What to Do With Venezuela?

President Trump said he was considering a “military option,” but the best U.S. intervention may be none at all.

Venezuelan protesters carry a sign against President Trump
A pro-government supporter holding a sign that reads "Trump, get out! Venezuela is respected." (Ueslei Marcelino / Reuters)

Until last Friday, much of the conversation in Latin America was aimed at how to remove Venezuelan President Nicolas Maduro from office. The region is often only unified in its unwillingness to meddle, no matter how radical the politics. So it was historic when 12 countries met last week in Lima, Peru, and together denounced Venezuela’s “rupture of democratic order.” Such a large and unified opposition was a major blow to Maduro’s narrative that the country’s economic woes are the result of political sabotage led by the U.S. Then President Trump mentioned the possibility of a “military option.”

Earlier that week, Trump had threatened “fire and fury” if North Korea provoked the U.S., and Trump’s comments toward Venezuela were taken as another shoot-from-the-hip moment that should not be taken seriously (a problem in itself, as my colleague Kathy Gilsinan wrote).  But even with Trump’s inclination for braggadocio, the thought of U.S. military intervention in Latin America recalled a not-so-distant past—think Panama, and before that, nearly every country in South and Central America. It also struck a nerve because there is a feeling that international pressure might not be enough to convince Maduro to step down, or end his push to rewrite the country’s constitution, and that the U.S. might take the lead with a more drastic approach. The U.S. does have several options for intervening in Venezuela, though they will likely not come in the form of Marines dropping from helicopters. The best possible option, however, might be to do nothing at all.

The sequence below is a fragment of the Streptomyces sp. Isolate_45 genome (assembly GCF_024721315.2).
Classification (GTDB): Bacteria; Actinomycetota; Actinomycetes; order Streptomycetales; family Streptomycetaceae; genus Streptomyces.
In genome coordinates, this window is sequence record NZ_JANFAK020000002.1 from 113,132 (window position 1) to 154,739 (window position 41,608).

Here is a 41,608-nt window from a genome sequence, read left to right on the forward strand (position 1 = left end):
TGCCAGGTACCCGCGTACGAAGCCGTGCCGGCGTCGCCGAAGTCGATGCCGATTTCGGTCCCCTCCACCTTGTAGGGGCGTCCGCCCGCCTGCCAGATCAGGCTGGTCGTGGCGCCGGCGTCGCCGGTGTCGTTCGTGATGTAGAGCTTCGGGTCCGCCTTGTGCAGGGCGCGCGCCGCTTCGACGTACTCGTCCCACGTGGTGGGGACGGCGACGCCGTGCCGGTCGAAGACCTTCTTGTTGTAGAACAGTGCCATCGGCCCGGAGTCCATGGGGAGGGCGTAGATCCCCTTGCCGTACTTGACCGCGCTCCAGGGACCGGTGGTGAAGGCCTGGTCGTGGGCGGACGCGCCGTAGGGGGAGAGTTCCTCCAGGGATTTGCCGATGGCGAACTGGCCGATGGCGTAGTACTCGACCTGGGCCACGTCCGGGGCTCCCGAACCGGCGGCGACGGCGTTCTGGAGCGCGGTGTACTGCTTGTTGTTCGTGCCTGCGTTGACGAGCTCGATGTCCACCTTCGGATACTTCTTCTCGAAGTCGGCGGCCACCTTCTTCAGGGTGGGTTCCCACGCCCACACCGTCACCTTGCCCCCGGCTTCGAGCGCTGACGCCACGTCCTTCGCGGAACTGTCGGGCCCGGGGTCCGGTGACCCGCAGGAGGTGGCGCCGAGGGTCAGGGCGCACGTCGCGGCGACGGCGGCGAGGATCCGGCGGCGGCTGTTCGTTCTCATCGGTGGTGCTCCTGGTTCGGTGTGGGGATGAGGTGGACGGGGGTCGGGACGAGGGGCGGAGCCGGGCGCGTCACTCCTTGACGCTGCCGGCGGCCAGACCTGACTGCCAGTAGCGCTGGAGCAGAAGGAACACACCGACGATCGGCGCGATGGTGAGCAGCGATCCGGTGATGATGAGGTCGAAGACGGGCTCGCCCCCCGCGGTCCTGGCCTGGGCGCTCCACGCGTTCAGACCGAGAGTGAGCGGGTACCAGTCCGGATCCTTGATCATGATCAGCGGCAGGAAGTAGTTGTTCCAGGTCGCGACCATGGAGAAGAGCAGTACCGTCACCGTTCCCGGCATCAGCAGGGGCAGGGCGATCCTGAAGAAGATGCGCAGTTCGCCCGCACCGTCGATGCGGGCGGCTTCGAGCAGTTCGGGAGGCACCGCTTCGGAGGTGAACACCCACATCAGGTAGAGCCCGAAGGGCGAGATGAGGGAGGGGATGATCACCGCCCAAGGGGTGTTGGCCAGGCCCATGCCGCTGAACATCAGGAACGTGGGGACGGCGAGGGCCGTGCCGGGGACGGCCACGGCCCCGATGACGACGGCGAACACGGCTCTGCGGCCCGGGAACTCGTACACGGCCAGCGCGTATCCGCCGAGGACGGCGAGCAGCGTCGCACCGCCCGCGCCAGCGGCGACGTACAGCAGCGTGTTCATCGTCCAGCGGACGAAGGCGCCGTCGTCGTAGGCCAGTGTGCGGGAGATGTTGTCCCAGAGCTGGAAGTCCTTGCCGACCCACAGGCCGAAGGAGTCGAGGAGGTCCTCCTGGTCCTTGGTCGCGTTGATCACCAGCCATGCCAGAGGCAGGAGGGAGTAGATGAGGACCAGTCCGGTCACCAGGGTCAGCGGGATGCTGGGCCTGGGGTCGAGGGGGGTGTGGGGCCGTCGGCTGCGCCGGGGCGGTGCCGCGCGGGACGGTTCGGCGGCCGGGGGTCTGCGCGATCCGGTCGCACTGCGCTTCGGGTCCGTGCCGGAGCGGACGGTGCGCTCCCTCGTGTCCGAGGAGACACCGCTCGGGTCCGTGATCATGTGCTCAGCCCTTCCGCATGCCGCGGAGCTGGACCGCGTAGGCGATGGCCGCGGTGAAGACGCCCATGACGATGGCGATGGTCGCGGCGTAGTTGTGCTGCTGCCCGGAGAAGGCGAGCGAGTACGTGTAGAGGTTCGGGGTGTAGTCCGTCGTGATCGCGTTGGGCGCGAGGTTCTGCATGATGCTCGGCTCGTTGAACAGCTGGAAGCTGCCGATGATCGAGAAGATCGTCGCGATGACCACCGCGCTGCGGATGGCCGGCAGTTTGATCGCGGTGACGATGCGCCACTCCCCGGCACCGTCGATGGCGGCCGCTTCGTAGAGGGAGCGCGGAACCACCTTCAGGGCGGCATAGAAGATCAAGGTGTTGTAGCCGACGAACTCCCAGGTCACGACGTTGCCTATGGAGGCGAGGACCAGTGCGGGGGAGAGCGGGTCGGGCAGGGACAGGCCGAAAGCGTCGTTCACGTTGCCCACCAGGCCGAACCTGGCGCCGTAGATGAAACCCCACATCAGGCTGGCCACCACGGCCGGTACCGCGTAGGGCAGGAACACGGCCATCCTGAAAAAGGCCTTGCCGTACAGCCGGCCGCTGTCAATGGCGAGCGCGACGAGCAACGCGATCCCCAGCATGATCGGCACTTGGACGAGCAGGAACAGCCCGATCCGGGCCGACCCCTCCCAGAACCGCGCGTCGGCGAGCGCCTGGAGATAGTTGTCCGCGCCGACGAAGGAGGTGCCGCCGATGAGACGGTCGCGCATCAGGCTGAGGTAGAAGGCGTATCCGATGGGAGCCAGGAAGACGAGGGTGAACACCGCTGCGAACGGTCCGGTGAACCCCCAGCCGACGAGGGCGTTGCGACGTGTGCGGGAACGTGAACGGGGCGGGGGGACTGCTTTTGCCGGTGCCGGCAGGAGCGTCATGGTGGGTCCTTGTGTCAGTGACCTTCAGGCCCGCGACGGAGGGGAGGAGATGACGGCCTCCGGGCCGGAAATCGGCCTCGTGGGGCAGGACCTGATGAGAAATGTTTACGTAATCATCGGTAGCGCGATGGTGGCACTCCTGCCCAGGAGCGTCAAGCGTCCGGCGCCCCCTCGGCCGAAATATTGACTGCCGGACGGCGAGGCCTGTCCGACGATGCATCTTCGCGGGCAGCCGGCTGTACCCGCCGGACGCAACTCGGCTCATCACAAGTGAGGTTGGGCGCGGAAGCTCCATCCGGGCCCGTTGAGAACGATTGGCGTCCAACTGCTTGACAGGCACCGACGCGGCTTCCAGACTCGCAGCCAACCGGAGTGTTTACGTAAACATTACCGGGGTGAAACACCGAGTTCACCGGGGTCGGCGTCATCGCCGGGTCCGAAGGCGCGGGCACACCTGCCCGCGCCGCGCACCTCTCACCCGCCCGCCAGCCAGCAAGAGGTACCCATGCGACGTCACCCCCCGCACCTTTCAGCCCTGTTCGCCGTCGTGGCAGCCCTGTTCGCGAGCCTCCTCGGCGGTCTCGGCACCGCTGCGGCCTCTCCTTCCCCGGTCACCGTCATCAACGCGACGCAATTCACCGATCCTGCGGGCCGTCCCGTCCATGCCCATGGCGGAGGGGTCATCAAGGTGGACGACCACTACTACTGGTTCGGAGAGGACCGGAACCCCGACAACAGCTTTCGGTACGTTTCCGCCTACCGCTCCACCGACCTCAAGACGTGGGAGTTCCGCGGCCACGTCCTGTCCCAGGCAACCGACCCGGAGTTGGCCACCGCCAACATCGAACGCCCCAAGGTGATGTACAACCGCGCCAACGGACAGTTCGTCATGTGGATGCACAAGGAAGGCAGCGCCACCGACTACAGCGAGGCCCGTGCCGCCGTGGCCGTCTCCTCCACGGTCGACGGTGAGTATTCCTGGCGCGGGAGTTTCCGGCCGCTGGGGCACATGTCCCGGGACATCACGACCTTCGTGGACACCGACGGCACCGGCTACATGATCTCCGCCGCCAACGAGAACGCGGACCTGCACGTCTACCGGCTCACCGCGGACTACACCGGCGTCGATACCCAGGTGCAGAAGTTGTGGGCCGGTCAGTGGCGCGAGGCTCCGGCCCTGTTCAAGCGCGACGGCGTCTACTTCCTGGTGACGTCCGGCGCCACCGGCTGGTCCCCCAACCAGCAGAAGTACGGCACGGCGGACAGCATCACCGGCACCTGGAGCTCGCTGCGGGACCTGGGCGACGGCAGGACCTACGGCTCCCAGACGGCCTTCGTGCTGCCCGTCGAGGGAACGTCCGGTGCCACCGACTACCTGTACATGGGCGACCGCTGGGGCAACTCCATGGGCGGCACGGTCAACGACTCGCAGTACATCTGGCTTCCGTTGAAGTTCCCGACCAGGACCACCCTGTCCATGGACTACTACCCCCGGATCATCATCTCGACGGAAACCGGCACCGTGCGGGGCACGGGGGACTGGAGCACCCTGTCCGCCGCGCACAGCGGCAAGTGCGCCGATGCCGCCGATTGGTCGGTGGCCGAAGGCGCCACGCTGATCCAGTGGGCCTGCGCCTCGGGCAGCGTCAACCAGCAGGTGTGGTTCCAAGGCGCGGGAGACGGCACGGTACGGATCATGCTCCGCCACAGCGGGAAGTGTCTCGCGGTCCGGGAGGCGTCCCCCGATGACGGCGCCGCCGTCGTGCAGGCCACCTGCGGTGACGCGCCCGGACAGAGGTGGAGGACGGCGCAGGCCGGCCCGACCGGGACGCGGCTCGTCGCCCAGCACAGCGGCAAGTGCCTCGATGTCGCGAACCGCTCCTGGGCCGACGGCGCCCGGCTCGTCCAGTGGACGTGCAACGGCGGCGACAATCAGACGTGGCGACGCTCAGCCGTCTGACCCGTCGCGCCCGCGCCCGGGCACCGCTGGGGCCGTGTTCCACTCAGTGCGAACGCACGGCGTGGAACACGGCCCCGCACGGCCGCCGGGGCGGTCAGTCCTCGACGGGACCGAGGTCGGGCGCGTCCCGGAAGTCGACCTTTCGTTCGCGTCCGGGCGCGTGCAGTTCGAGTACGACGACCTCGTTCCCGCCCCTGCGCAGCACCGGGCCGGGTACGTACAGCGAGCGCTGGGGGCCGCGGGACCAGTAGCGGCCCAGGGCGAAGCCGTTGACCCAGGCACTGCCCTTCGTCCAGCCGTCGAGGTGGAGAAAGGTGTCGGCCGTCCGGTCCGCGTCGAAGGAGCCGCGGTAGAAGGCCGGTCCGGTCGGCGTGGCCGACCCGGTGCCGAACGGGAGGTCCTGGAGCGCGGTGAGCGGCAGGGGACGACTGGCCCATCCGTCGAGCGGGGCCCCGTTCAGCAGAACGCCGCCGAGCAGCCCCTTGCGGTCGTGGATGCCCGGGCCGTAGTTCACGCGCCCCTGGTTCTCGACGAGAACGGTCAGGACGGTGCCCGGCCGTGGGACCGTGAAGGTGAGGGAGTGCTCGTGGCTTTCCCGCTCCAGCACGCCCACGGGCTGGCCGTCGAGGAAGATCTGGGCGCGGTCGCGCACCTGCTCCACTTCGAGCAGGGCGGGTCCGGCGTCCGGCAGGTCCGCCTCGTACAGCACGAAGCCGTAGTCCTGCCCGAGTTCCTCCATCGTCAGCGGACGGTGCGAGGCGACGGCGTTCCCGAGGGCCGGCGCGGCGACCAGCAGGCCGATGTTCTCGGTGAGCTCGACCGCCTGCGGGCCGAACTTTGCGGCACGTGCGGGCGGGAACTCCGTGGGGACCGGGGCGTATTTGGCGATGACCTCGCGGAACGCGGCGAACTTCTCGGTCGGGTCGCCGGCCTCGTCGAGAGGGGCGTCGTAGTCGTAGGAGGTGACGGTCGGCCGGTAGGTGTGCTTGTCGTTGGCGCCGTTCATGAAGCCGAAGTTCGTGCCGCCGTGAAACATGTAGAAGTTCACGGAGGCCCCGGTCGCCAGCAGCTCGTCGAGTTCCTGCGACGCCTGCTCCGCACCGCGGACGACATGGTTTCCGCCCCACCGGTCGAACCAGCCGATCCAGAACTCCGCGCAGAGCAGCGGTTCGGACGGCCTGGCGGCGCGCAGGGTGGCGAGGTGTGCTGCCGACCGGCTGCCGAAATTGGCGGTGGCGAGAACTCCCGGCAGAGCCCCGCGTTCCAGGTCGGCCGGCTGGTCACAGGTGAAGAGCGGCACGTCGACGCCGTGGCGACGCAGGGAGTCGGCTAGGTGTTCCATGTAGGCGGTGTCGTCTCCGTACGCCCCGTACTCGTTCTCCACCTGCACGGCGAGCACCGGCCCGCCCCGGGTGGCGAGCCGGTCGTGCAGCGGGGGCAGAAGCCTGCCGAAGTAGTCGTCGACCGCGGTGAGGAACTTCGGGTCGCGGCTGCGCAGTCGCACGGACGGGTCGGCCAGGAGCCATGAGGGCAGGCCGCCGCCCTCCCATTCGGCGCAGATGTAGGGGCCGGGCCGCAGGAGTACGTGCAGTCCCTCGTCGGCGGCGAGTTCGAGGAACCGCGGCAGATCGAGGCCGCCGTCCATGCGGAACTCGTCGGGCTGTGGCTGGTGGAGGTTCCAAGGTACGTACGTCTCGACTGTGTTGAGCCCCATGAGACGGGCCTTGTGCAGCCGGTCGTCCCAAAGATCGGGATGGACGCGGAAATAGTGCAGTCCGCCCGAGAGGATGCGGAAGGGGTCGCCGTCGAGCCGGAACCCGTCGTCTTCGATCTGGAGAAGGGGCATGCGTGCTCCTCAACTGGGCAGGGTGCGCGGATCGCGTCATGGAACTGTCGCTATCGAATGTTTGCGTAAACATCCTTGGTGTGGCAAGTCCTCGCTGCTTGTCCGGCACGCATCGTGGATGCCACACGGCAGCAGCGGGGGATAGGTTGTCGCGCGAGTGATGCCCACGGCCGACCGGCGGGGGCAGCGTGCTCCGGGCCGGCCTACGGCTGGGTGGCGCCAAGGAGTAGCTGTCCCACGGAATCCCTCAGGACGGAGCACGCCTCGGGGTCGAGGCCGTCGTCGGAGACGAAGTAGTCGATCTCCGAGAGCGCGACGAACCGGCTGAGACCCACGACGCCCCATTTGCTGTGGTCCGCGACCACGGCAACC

Part of Trump’s effect has been to alter the conversation on Venezuela from one of what to do, to that of what will not be allowed. Vice President Mike Pence is on a tour of South America, and during his first stop in Colombia, President Juan Manuel Santos said “every country in Latin America would not favor any form of military intervention.” But there is also the somewhat counterintuitive line that says Trump may have helped. Alejandro Velasco, an associate professor of modern Latin America at New York University, told me that by saying something fairly outrageous Latin American leaders can easily come out against Trump, who is deeply unpopular in the region.

“They see in Pence as an ally, and the U.S. as an ally,” Velasco told me, “but by being able to beat Trump like  piñata they can have their cake and eat it, too. They can perpetuate this idea of an independence, that we are not subservient to Trump or the U.S.”

Finding a balance in U.S. policy will be difficult because Venezuelans might be hypersensitive to any overly aggressive U.S. actions. The experts I spoke with dismissed the thought of  military intervention, and Geoff Ramsey, an associate for Venezuela at the Washington Office on Latin America, told me the idea of an invasion is beyond extreme. “It’s important to separate Trump’s recent remarks from the works the State Department has done,” Ramsey said. Much of the talk at the U.S. State Department so far, Ramsey said, has been focused on sanctions. And, at the most extreme level, a possible oil embargo, because Venezuela is still one of the top suppliers of oil to the U.S.